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Let’s jam: Can music alter the response to a stressor?

Year: 2023

Presenter Name: Tatiana Leroy

Additional Presenters:
Bethany Blair (; Ryan Coburn (; Manuel Quijas Ornelas (; Kenya Sanchez (; Brittney Stockholm (; Vitaliy Walker (
When exposed to stressful situations, the human nervous system reacts with the fight or flight response activation. Physiological indicators of the activation of the fight or flight response include a change in body temperature, increased heart rate, blood pressure, and sweating (Sriram, 2012). There is mounting evidence implicating stress as physiologically and psychologically harmful. For example, recent research has found a correlation between chronic exposure to stress and the development of mental illnesses such as anxiety and depression. Furthermore, chronic stress has the potential to change the anatomy of the brain along the hypothalamic pituitary adrenal axis (HPA), which is an important part of the neuroendocrine system, plays a role in the release of stress hormones, and helps regulate moods, emotions, and sexual behaviorisms (Ramiz,, 2013). When it comes to college students, developing healthy coping mechanisms to deal with stress could positively influence their academic performance and it might improve and maintain their psychological and physiological well-being (Skowronek, 2014). Various research studies have been conducted to reveal the therapeutic qualities of music. Music can effectively relieve nervousness, promote mental health, and positively affect students' psychological states (Chi, 2020). Current research on stress-related outcomes shows that music interventions play a significant role in stress reduction, both on psychological and physiological levels (de Witte et. al, 2020). The present study focuses on measuring physiological responses (including heart rate, electrodermal skin response, and body temperature) to a potentially stressful situation (a mathematical calculation task) while being exposed to various music genre types (Kirschbaum et al., 1993). We hypothesize that calmer music might reduce stress response, while faster and more upbeat music might increase the stress response. The study will employ a within-subject repeated measures design; the fast-paced and slow-paced music genres will be counterbalanced. After obtaining the baseline physiological measures when no music is played, the participant will be exposed to relaxation/mediation music and fast-beat music. When exposed to different types of music, the measured differences in physiological response will be used to investigate how different genres of music that vary in tempo may affect the human stress response. Findings on the effects of music manipulation on the human nervous system can be used as additional tools for the management of stress.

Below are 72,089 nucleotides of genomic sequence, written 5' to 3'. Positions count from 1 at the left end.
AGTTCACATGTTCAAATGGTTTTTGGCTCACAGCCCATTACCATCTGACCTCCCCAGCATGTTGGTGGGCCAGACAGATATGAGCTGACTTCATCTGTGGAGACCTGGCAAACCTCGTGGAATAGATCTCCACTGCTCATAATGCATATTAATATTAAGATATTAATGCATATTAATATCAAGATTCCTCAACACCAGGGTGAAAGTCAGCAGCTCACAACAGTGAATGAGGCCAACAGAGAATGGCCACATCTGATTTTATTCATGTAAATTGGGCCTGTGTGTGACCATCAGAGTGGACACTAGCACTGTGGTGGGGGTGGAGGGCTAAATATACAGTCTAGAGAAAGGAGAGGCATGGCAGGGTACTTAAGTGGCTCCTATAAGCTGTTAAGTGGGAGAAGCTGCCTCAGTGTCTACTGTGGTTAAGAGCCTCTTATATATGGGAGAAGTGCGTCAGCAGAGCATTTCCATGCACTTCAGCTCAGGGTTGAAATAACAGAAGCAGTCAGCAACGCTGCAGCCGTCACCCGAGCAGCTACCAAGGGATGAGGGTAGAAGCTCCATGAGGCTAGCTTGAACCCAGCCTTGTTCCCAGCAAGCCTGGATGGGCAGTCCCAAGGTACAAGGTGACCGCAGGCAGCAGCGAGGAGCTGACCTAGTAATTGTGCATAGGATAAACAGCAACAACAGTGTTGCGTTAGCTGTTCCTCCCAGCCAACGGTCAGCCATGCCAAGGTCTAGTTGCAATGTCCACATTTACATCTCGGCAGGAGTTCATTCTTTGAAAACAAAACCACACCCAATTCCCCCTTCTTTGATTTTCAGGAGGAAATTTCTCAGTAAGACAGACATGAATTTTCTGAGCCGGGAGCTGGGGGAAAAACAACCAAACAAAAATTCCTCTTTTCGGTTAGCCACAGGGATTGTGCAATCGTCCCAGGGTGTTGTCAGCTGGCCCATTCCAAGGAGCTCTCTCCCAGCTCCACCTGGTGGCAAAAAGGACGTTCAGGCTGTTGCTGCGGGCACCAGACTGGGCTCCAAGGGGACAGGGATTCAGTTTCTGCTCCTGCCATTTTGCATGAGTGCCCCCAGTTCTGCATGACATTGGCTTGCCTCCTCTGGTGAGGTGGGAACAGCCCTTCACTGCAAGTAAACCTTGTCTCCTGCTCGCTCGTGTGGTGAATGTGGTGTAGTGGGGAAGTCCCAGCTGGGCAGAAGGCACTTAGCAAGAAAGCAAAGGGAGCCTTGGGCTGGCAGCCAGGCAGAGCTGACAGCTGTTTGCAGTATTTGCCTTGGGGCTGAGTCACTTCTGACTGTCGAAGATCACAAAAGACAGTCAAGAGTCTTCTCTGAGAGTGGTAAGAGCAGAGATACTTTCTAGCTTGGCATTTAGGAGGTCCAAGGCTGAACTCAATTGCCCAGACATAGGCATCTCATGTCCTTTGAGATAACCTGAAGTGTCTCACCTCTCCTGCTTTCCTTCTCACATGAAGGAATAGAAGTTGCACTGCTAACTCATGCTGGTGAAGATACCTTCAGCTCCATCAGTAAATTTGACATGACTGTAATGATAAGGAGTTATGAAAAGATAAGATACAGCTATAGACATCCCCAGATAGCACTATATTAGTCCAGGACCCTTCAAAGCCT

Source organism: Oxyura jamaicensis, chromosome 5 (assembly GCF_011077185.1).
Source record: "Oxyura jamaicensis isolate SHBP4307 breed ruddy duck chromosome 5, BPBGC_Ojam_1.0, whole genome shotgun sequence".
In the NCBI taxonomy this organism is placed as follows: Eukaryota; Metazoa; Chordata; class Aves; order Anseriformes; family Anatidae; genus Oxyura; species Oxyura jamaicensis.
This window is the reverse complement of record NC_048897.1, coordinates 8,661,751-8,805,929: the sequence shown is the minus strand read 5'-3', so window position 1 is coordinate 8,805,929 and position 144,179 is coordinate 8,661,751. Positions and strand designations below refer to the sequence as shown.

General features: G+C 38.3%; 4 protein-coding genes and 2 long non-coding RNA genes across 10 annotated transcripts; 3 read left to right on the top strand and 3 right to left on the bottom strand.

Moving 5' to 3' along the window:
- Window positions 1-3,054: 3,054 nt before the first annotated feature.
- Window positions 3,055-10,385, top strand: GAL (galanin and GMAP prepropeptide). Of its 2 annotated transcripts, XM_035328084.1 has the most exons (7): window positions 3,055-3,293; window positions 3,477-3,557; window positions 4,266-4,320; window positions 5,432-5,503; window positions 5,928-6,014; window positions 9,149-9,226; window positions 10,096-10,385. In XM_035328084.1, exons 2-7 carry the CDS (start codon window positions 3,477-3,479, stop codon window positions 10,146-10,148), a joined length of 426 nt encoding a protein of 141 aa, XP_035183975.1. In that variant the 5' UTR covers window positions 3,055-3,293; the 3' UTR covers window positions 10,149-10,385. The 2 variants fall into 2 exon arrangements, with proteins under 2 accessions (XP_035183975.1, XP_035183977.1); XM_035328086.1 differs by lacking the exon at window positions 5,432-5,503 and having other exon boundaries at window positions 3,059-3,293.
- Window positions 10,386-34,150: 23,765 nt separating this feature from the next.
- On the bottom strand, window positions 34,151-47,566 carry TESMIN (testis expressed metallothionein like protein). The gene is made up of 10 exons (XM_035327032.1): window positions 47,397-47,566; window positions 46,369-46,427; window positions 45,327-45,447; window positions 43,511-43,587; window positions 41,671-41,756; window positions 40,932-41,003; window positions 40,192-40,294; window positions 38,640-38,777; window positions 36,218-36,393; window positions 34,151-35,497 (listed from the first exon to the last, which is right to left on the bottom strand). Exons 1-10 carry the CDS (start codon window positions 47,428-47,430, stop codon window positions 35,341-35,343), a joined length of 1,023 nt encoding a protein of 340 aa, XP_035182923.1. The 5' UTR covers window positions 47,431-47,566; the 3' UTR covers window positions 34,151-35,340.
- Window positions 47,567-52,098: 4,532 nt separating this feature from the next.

University / Institution: Utah Valley University
Type: Poster
Format: In Person
Presentation #C35
SESSION C (1:45-3:15PM)
Area of Research: Social Sciences
Faculty Mentor: Claudia Jorgensen